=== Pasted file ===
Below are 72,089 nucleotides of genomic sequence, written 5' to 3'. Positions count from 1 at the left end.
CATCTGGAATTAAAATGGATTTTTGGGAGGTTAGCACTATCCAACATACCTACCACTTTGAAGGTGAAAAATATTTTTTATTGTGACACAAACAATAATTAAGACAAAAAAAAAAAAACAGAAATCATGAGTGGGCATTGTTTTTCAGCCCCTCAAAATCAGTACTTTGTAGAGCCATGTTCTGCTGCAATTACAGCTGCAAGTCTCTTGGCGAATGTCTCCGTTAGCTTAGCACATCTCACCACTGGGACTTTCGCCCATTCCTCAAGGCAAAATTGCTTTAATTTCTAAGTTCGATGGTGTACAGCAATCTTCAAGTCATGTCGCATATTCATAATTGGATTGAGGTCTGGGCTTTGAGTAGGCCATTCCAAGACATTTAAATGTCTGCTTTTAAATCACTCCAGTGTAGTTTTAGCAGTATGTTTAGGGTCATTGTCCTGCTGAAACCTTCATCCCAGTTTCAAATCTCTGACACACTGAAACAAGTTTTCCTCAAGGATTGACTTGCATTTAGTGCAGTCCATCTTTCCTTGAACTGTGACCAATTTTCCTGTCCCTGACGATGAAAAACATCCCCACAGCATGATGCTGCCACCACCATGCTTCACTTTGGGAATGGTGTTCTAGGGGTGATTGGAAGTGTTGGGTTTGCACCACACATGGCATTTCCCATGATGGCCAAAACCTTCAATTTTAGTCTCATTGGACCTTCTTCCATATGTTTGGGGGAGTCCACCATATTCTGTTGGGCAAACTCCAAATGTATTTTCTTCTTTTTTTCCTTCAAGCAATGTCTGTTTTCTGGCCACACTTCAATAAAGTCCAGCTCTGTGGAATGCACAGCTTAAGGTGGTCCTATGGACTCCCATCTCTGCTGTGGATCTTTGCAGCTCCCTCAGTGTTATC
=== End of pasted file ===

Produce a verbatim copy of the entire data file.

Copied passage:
Below are 72,089 nucleotides of genomic sequence, written 5' to 3'. Positions count from 1 at the left end.
CATCTGGAATTAAAATGGATTTTTGGGAGGTTAGCACTATCCAACATACCTACCACTTTGAAGGTGAAAAATATTTTTTATTGTGACACAAACAATAATTAAGACAAAAAAAAAAAAACAGAAATCATGAGTGGGCATTGTTTTTCAGCCCCTCAAAATCAGTACTTTGTAGAGCCATGTTCTGCTGCAATTACAGCTGCAAGTCTCTTGGCGAATGTCTCCGTTAGCTTAGCACATCTCACCACTGGGACTTTCGCCCATTCCTCAAGGCAAAATTGCTTTAATTTCTAAGTTCGATGGTGTACAGCAATCTTCAAGTCATGTCGCATATTCATAATTGGATTGAGGTCTGGGCTTTGAGTAGGCCATTCCAAGACATTTAAATGTCTGCTTTTAAATCACTCCAGTGTAGTTTTAGCAGTATGTTTAGGGTCATTGTCCTGCTGAAACCTTCATCCCAGTTTCAAATCTCTGACACACTGAAACAAGTTTTCCTCAAGGATTGACTTGCATTTAGTGCAGTCCATCTTTCCTTGAACTGTGACCAATTTTCCTGTCCCTGACGATGAAAAACATCCCCACAGCATGATGCTGCCACCACCATGCTTCACTTTGGGAATGGTGTTCTAGGGGTGATTGGAAGTGTTGGGTTTGCACCACACATGGCATTTCCCATGATGGCCAAAACCTTCAATTTTAGTCTCATTGGACCTTCTTCCATATGTTTGGGGGAGTCCACCATATTCTGTTGGGCAAACTCCAAATGTATTTTCTTCTTTTTTTCCTTCAAGCAATGTCTGTTTTCTGGCCACACTTCAATAAAGTCCAGCTCTGTGGAATGCACAGCTTAAGGTGGTCCTATGGACTCCCATCTCTGCTGTGGATCTTTGCAGCTCCCTCAGTGTTATC